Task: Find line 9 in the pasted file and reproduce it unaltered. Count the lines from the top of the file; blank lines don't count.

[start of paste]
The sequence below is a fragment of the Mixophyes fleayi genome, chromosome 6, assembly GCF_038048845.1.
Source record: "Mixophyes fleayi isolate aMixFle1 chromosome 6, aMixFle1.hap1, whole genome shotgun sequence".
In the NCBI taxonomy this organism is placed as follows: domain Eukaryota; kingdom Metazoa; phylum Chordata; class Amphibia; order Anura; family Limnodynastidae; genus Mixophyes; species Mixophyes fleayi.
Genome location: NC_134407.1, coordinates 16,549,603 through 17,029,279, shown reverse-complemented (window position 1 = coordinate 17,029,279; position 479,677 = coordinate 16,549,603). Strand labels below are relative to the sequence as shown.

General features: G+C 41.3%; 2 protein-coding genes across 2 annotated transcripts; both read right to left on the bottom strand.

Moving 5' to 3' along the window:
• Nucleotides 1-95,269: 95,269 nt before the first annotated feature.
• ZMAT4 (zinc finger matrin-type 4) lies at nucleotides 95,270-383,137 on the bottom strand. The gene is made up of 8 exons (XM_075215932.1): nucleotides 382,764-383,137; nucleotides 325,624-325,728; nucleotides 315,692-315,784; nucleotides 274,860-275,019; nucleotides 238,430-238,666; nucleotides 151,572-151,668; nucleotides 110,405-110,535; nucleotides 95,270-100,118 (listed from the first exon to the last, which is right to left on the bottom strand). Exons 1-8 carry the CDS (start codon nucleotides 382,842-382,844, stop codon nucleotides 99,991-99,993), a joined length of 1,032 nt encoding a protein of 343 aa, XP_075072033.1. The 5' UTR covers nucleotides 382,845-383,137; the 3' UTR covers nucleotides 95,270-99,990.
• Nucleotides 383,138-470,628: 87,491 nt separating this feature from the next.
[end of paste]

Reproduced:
• Nucleotides 383,138-470,628: 87,491 nt separating this feature from the next.